Jehovah is able to hear the prayers of men, his powers of perception being such that he is able to understand the very thoughts of one's heart. While in Persia, Nehemiah sadly thought of the broken-down state of Jerusalem's walls. He was interrupted by the king whom he served as cup bearer and who demanded to know the reason for Nehemiah's sadness. Before making known his desire to repair the walls, Nehemiah "prayed to the God of heaven". (Nehemiah 2:4) Although the prayer was inaudible to the king, it was heard and acted upon by God. To him all men of flesh must come, as well stated by David: "0 thou that hearest prayer, unto thee shall all flesh come." (Psalm 65:2) But let them not be among those who ask and receive not, because they ask amiss. - James 4:3.
    Since all flesh is imperfect and sinful, how can anyone approach a perfect and righteous God? For we read: "There is not a righteous man, not even one." "Jehovah is far from the wicked; but he heareth the prayer of the righteous." (Romans 3:10; Proverbs 15:29) If it is only the prayers of the righteous that are heard and there are none who are righteous, then whose prayers are heard? As shown throughout the Hebrew as well as the Greek Scriptures, there were men whose entreaties to Jehovah were heard and answered. All had something in common which made their communication with God possible. Without exception they had an unshakable faith in the existence of Jehovah and in his power and willingness to aid those who sought his ways. They believed him capable of fulfilling his promises, regardless of how impossible such might have seemed from a human standpoint. Because of this belief, God counted them righteous. Thus it was that, when Abraham's faith strengthened him to believe that God would give him a son in his old age, God "counted it to him for righteousness". (Genesis 15:6) Faith is based upon knowing God's Word.
    In God's due time he sent his only-begotten Son, Christ Jesus, who gave up his life that it might serve as a ransom to redeem mankind from sin. Hence, to those who availed themselves of this loving provision, a new approach to God in prayer was opened up, the only avenue of approach now available to man. This was indicated when Jesus said: "No one comes to the Father except through me." (John 14:6) Religious arguments to the contrary, this automatically bars any prayers from reaching Jehovah by way of a "back door"; whether it be through the pope at Vatican City or a numberless list of "saints" or, yes, even through Jesus' mother Mary. Not one scripture indicates prayers should be addressed through any of these. Jesus said: "If you ask anything in my name, I will do it." - John 14:14.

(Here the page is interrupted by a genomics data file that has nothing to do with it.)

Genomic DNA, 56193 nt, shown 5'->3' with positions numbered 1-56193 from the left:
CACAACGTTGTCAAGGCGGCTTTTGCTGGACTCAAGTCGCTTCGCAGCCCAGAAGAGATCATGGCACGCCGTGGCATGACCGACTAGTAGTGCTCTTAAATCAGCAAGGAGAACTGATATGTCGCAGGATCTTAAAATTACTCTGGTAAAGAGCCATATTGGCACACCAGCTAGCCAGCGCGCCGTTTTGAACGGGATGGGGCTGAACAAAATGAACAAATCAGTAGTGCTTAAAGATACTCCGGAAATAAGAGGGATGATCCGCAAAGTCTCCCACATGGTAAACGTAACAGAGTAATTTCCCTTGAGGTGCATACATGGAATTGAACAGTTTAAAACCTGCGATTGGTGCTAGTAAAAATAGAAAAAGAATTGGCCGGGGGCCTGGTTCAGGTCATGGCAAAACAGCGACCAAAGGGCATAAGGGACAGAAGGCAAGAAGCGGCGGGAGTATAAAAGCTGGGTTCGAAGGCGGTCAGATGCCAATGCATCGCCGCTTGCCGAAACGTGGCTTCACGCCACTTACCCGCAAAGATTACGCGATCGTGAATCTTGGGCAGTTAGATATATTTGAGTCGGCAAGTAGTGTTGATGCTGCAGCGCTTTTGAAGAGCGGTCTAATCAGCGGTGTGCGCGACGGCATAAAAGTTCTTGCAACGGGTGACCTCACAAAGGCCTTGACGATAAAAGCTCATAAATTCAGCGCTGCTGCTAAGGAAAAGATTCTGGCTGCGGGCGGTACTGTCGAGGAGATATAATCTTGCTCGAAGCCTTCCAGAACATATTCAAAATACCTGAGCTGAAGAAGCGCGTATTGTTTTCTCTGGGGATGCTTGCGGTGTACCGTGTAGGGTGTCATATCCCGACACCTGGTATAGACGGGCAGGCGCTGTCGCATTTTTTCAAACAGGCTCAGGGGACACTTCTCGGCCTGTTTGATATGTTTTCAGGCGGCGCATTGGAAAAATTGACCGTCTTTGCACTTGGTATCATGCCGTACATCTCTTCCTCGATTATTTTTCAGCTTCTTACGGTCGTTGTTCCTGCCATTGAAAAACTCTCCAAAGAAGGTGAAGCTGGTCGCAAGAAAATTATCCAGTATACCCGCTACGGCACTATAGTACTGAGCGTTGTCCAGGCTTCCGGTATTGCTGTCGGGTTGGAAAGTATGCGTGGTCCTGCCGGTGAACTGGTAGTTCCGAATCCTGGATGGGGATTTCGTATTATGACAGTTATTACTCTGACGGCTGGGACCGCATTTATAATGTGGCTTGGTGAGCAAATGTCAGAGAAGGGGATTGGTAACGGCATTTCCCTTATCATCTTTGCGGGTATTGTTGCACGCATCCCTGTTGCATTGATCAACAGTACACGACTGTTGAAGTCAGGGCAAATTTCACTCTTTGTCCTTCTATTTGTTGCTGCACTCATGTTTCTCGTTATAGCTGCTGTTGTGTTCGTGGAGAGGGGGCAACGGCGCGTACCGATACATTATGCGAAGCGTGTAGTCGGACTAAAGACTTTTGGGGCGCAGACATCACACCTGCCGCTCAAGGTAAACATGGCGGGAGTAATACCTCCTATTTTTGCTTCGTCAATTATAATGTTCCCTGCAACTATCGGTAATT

Little wonder it is, then, that so many of the prayers of the people and the nations fail to achieve any results, when they refuse to use the only avenue of approach that Jehovah has provided. But there are other reasons for God to reject their prayers. While he is ever ready to hear the prayers of those who seek to do his will, he takes no pleasure in the prayers of the wicked or those who turn their faces from obeying his righteous laws. "He that turneth away his ear from hearing the law, even his prayer shall be abomination." (Proverbs 28:9) Into this class must fall those religious clergymen who ignored God's law, "Thou shalt not kill," and uttered long prayers that the nation of which they happened to be citizens might be most successful at taking life. Does Jehovah favor one of their contending sides? "When ye make many prayers, I will not hear: your hands are full of blood." - Isaiah 1:15.
    Jesus' disciples realized the importance of prayer and asked him to teach them how to pray. He gave instructions that are indispensable to Christians today. (Luke 11:1-4) As we consider these instructions it should be our desire to conform ourselves to them, even though we might have to change from our present way of prayer.